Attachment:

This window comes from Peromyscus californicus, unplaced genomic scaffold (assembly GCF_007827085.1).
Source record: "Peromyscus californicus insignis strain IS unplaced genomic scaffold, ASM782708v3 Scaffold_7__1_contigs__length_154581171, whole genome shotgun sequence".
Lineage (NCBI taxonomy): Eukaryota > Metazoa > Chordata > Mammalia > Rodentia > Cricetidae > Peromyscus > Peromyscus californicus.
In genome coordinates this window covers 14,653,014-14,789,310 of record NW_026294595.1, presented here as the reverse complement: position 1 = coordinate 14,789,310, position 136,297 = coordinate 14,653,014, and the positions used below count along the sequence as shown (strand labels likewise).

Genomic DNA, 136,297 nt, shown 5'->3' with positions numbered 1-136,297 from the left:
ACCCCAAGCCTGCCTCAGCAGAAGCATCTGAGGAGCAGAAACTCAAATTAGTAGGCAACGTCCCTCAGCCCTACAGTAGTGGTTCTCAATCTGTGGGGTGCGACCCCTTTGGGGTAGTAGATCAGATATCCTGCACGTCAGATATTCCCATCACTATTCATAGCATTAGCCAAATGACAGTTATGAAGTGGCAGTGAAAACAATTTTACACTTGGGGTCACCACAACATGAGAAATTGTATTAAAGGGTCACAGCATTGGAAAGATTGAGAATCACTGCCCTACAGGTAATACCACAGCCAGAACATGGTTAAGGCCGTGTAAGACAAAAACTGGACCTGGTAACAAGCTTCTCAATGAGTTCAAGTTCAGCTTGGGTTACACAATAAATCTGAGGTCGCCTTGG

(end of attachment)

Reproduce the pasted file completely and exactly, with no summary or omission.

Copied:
This window comes from Peromyscus californicus, unplaced genomic scaffold (assembly GCF_007827085.1).
Source record: "Peromyscus californicus insignis strain IS unplaced genomic scaffold, ASM782708v3 Scaffold_7__1_contigs__length_154581171, whole genome shotgun sequence".
Lineage (NCBI taxonomy): Eukaryota > Metazoa > Chordata > Mammalia > Rodentia > Cricetidae > Peromyscus > Peromyscus californicus.
In genome coordinates this window covers 14,653,014-14,789,310 of record NW_026294595.1, presented here as the reverse complement: position 1 = coordinate 14,789,310, position 136,297 = coordinate 14,653,014, and the positions used below count along the sequence as shown (strand labels likewise).

Genomic DNA, 136,297 nt, shown 5'->3' with positions numbered 1-136,297 from the left:
ACCCCAAGCCTGCCTCAGCAGAAGCATCTGAGGAGCAGAAACTCAAATTAGTAGGCAACGTCCCTCAGCCCTACAGTAGTGGTTCTCAATCTGTGGGGTGCGACCCCTTTGGGGTAGTAGATCAGATATCCTGCACGTCAGATATTCCCATCACTATTCATAGCATTAGCCAAATGACAGTTATGAAGTGGCAGTGAAAACAATTTTACACTTGGGGTCACCACAACATGAGAAATTGTATTAAAGGGTCACAGCATTGGAAAGATTGAGAATCACTGCCCTACAGGTAATACCACAGCCAGAACATGGTTAAGGCCGTGTAAGACAAAAACTGGACCTGGTAACAAGCTTCTCAATGAGTTCAAGTTCAGCTTGGGTTACACAATAAATCTGAGGTCGCCTTGG